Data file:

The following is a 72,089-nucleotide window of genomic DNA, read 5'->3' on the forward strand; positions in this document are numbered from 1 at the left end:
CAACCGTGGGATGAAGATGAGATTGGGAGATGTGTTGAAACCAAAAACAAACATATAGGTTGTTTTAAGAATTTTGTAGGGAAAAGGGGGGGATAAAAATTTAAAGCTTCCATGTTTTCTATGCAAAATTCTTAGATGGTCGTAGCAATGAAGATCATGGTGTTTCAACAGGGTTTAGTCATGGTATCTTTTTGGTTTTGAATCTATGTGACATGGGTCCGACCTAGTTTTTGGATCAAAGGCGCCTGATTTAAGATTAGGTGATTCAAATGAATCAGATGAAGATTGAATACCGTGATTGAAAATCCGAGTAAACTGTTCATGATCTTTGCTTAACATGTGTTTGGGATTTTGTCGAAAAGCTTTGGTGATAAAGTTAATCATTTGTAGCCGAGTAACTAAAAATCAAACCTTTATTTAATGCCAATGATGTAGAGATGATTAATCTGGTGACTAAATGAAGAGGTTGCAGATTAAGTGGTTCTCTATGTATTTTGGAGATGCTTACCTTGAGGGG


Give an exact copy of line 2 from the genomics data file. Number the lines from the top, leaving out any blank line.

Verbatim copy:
CAACCGTGGGATGAAGATGAGATTGGGAGATGTGTTGAAACCAAAAACAAACATATAGGTTGTTTTAAGAATTTTGTAGGGAAAAGGGGGGGATAAAAATTTAAAGCTTCCATGTTTTCTATGCAAAATTCTTAGATGGTCGTAGCAATGAAGATCATGGTGTTTCAACAGGGTTTAGTCATGGTATCTTTTTGGTTTTGAATCTATGTGACATGGGTCCGACCTAGTTTTTGGATCAAAGGCGCCTGATTTAAGATTAGGTGATTCAAATGAATCAGATGAAGATTGAATACCGTGATTGAAAATCCGAGTAAACTGTTCATGATCTTTGCTTAACATGTGTTTGGGATTTTGTCGAAAAGCTTTGGTGATAAAGTTAATCATTTGTAGCCGAGTAACTAAAAATCAAACCTTTATTTAATGCCAATGATGTAGAGATGATTAATCTGGTGACTAAATGAAGAGGTTGCAGATTAAGTGGTTCTCTATGTATTTTGGAGATGCTTACCTTGAGGGG